But, you know, today, stuck here in the house I grew up in, I felt, well, it's no good feeling frustrated and angry. So, with a little team from the Jane Goodall Institute--Mary Lewis and Dan DuPont in the U.S.--we created "Virtual Jane," and it's been tough. But the positive side is that I've reached millions more people in many more countries, but, you know, it's been every single day since the pandemic started that I've been sitting here behind this screen doing Zooms and Skypes and podcasts.
And you mentioned the Hopecast. Well, that's bringing people in as guests who have a positive outlook on life, because it's this positive outlook, the fact we know what to do, and if we only will get together, we can do it. So the Hopecast is really loved by so many people. It shot up into the top 10 percent of podcasts watched around the world, which is to me amazing. Anyway, it happened.
MS. CASEY: Let's talk about another one of your efforts. The Jane Goodall Institute has an educational program for young people called "Roots & Shoots," and we are seeing a new generation of young climate activists on the front lines. How do you see their work fitting into the conservation movement, and how are they bringing about change?
DR. GOODALL: Well, the Root & Shoots program began back in 1991 because then I was traveling all around the world, and everywhere, I was meeting young people who seemed to have lost hope. And a lot of them were really depressed. A lot of them were angry, some of them violent, and most of them were just epithetic. It didn't seem to matter, "We don't care what happens," and I began talking to them. They all said, more or less, the same: "We feel like this because you've compromised our future"--not me personally but older generations--"and there's nothing we can do about it." We've been compromising their future, stealing their future for years and years and years, probably ever since the Industrial Revolution or even before with the Agricultural Revolution.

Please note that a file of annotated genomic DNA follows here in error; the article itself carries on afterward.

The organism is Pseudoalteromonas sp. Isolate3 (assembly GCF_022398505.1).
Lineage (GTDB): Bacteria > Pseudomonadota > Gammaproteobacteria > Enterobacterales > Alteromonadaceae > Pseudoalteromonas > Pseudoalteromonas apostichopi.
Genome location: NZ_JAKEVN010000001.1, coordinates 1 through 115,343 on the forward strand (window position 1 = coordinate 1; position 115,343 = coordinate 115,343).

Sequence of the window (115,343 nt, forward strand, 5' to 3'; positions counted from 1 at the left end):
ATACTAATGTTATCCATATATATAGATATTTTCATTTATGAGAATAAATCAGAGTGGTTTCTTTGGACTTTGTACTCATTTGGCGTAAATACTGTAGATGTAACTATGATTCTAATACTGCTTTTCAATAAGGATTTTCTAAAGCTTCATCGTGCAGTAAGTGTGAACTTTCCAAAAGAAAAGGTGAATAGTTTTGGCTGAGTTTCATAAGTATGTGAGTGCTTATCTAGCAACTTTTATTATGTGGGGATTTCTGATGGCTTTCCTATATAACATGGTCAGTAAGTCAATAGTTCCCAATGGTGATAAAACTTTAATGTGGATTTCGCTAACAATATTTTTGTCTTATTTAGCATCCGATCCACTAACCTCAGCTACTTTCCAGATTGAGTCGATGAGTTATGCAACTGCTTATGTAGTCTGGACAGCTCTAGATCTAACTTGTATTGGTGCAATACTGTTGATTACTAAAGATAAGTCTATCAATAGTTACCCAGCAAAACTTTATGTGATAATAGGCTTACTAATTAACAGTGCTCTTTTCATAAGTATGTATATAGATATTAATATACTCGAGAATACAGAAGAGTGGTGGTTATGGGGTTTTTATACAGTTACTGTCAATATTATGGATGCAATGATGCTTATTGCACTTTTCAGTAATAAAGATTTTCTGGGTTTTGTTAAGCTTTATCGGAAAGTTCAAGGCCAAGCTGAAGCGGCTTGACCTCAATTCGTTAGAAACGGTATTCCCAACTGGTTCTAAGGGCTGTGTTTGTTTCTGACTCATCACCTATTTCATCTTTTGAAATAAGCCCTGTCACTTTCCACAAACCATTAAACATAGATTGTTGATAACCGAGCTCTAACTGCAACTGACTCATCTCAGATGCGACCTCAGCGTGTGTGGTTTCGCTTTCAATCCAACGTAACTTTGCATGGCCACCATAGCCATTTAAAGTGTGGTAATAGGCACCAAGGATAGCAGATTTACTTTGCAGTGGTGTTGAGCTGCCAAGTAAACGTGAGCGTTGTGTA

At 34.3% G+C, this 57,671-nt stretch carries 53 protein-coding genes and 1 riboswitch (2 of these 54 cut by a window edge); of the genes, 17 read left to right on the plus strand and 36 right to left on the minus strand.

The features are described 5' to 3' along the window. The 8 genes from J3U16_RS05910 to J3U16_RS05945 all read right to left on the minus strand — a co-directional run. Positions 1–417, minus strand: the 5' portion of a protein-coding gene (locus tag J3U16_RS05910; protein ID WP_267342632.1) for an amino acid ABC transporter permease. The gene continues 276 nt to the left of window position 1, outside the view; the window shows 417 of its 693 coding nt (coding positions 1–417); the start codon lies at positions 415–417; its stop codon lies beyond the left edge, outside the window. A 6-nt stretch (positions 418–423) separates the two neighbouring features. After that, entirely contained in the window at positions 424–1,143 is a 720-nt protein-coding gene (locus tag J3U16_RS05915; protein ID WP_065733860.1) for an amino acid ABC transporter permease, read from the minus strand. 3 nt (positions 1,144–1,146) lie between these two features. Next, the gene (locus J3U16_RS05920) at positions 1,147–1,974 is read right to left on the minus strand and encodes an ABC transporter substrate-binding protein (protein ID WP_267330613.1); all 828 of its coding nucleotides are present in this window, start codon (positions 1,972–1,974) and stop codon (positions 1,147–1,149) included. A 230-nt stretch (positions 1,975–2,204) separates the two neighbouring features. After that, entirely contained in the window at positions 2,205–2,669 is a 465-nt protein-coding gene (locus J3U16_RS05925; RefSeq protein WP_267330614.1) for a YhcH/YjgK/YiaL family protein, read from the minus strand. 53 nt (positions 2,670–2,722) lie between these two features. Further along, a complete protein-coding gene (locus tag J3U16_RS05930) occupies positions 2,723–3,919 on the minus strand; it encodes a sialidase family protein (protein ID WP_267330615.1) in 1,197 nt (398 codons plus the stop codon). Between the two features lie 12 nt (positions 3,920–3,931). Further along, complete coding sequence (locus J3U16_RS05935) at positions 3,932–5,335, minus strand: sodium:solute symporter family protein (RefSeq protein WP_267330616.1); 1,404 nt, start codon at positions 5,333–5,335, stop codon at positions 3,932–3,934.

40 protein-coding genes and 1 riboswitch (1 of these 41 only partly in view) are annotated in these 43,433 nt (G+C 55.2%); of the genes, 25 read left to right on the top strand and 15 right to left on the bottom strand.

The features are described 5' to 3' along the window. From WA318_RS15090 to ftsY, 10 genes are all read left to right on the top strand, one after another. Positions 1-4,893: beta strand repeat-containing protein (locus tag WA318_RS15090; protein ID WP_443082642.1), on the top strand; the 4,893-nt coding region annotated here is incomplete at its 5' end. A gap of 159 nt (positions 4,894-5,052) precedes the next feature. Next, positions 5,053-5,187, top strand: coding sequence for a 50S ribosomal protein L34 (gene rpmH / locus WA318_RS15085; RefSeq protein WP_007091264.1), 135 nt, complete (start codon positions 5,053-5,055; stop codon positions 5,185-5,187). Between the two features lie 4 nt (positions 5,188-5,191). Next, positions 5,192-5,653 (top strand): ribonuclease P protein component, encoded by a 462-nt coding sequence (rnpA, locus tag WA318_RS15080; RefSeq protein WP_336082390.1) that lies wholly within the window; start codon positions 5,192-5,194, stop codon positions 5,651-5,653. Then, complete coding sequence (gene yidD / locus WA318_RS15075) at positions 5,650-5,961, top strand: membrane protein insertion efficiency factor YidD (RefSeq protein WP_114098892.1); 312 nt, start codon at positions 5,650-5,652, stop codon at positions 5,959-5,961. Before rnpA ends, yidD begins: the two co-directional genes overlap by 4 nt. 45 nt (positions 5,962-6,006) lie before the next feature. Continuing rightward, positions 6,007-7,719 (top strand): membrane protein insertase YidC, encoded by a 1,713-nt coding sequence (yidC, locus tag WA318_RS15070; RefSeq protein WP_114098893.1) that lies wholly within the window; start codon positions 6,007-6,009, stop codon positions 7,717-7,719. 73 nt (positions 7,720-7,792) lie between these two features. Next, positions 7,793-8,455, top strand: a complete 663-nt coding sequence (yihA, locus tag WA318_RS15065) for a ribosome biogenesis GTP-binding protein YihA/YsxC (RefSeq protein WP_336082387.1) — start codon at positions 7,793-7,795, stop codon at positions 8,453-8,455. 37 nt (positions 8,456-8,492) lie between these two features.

But was it too late? Was it true that there was something they could do? No. I'm convinced there's a window of time when we can start to slow down climate change and start healing some of the harm that we've inflicted, but it's a "but." But we've got to get together and take action now.
These young people, they are choosing projects to make the world better. The main message is every single individual, every one of us, everybody listening, we make some impact on the planet every single day, and we get to choose what sort of impact we make, what we buy, what we wear, where did it come from, how was it made, did it harm the environment, was it cruel to animals, that sort of thing. And because everything is interconnected, which I learned in the rainforest, then every group chooses. And they choose three projects: one to help people, one to help animals, one to help the environment. And what began with 12 high school students is now in more than 65 countries because kindergarten, university, everything in between, beginning to get the staff of businesses and corporations or even in some prisons and retirement homes.